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Herbaceous Perennial

Dahlia 'Fire and Ice' (Misc)

A fairly short, tuberous-rooted perennial to about 60cm, with mid-green foliage. From mid-summer to the first frost produces semi-double flowers with very broad, softly pleated, white petals, boldly striped with bright red, and a yellow central disc

Size
Ultimate height
0.5–1 metres
Time to ultimate height
1 year
Ultimate spread
0.5–1 metres
Growing conditions
Clay
Loam
Sand
Moisture
Moist but well–drained
pH
Acid, Alkaline, Neutral
Colour & scent
StemFlowerFoliageFruit
Spring Green
Summer Red White Green
Autumn Red White Green
Winter
Position
  • Full sun
Aspect

South–facing or West–facing

Exposure
Sheltered
Hardiness
H3
Botanical details
Family
Asteraceae
Native to the UK
No
Foliage
Deciduous
Habit
Clump forming
Genus

Dahlia are tuberous rooted perennials with pinnately divided leaves and showy flowerheads, double in many cultivars, in summer and autumn

Name status

Accepted

Horticultural Group
Miscellaneous dahlias encompass those cultivars that do not fit in the more formal classification groups

How to grow

Cultivation

Grow in full sun, in fertile, humus-rich, well-drained soil enriched with organic matter and general-purpose fertiliser. Pinch out growing tips to encourage bushy plants, and stake. Water freely in dry periods. Lift and store tubers in autumn to replant, or use as a source of cuttings, in spring. See dahlia cultivation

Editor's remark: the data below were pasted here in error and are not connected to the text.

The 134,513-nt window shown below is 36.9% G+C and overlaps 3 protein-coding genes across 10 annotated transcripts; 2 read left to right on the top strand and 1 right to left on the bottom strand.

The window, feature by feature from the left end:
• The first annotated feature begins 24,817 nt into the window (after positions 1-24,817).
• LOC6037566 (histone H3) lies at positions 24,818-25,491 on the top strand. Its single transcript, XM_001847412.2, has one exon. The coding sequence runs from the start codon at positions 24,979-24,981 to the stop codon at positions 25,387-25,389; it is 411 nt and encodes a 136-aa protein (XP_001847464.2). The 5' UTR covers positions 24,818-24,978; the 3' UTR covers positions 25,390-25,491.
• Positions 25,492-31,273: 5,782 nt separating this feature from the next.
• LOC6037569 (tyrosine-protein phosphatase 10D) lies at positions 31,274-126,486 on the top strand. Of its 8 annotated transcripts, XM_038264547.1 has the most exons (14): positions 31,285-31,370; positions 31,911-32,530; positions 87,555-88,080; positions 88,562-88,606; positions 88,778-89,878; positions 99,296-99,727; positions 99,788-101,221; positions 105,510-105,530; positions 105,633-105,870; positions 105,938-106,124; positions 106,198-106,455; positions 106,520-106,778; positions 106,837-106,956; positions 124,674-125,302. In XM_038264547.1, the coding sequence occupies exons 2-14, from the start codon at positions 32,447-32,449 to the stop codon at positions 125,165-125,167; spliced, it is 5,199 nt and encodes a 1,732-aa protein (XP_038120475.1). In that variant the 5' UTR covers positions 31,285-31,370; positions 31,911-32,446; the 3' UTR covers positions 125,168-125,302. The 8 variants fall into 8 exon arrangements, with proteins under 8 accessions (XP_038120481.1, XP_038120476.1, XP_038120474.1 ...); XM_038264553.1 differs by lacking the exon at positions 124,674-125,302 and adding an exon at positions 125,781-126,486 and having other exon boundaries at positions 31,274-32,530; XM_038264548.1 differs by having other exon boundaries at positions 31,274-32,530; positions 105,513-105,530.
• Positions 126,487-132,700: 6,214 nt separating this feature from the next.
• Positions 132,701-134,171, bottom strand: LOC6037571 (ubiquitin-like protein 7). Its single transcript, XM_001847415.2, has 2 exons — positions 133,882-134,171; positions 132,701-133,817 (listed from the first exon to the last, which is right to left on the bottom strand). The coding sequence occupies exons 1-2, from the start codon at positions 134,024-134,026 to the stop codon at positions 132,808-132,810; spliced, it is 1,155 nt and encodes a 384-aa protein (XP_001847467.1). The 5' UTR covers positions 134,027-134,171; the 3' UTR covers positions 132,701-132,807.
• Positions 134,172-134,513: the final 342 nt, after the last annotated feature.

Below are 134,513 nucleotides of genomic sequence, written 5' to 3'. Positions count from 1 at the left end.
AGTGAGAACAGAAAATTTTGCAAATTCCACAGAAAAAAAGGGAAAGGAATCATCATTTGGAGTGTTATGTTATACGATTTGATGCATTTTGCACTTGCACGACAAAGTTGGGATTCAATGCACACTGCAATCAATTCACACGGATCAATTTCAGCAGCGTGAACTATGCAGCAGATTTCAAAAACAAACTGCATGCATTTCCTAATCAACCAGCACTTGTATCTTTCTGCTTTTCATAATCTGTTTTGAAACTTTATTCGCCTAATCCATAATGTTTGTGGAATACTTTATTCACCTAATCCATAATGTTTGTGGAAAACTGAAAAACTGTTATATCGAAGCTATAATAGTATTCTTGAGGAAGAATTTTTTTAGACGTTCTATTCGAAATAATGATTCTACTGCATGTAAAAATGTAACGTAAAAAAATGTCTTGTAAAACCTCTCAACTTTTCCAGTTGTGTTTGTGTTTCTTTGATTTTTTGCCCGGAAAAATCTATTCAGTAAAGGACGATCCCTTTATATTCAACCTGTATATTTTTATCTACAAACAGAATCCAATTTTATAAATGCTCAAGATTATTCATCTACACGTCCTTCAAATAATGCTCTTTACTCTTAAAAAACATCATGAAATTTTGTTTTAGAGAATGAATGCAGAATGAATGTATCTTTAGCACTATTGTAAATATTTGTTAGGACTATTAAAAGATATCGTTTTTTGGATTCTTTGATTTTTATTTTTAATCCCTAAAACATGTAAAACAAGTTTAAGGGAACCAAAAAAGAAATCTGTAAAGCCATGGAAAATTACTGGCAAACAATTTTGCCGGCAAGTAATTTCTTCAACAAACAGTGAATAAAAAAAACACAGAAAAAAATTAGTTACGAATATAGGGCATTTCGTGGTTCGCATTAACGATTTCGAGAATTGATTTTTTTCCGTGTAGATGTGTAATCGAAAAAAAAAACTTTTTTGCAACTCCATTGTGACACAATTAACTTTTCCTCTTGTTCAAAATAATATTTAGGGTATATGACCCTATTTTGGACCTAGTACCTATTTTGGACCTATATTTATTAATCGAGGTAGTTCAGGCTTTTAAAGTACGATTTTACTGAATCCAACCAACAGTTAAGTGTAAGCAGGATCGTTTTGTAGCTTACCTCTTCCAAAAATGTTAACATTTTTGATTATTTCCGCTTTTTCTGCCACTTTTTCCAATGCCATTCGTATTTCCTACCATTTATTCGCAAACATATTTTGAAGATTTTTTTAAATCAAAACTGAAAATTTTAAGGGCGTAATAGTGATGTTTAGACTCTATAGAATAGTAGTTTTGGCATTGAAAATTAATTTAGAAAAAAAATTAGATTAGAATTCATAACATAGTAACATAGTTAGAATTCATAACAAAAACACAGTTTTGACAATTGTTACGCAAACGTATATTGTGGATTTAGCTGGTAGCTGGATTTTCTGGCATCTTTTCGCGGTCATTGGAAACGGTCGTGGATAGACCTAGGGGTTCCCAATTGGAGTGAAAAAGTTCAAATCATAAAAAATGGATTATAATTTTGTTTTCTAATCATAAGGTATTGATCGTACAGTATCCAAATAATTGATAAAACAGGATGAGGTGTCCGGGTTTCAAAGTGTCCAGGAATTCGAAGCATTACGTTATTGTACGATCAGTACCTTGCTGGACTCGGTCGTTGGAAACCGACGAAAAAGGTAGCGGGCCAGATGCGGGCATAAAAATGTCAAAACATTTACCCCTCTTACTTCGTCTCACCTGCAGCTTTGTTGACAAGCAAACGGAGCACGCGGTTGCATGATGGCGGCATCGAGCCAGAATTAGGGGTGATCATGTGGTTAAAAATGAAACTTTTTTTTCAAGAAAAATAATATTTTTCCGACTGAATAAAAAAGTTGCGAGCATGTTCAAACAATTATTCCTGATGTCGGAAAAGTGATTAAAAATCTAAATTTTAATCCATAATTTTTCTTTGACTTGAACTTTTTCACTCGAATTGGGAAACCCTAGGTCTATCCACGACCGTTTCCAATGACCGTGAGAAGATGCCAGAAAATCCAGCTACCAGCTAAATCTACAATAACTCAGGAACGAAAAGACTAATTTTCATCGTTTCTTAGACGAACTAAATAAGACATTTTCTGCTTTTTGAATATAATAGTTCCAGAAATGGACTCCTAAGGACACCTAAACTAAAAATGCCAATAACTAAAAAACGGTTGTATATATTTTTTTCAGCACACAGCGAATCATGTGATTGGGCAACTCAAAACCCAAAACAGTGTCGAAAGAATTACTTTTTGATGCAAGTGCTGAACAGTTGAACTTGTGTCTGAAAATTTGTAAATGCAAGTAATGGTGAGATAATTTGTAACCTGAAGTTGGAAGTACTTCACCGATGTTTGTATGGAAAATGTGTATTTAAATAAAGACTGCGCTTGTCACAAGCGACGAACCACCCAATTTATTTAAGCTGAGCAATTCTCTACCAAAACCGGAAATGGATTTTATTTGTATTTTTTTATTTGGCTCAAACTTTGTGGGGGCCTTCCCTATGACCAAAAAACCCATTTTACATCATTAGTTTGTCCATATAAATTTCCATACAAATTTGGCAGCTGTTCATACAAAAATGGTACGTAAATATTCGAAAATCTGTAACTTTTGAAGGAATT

Propagation

Propagate by softwood cuttings taken in spring from shoots from stored tubers, or divide the tubers, ensuring each section has at least one viable bud

Suggested planting locations and garden types
  • City and courtyard gardens
  • Cottage and informal garden
  • Patio and container plants
  • Cut flowers
  • Flower borders and beds
Pruning

Deadhead to prolong flowering. Cut back to near ground level in autumn, once frost has damaged foliage, before lifting and storing for the winter

Pests

May be susceptible to aphids, capsid bugs, caterpillars, earwigs nibbling flowers, glasshouse red spider mite and slugs

Diseases

May be susceptible to powdery mildews in dry conditions, fungal rots including grey moulds in wet conditions and in storage, and a virus that causes stunting, leaf markings and distortion

Get involved

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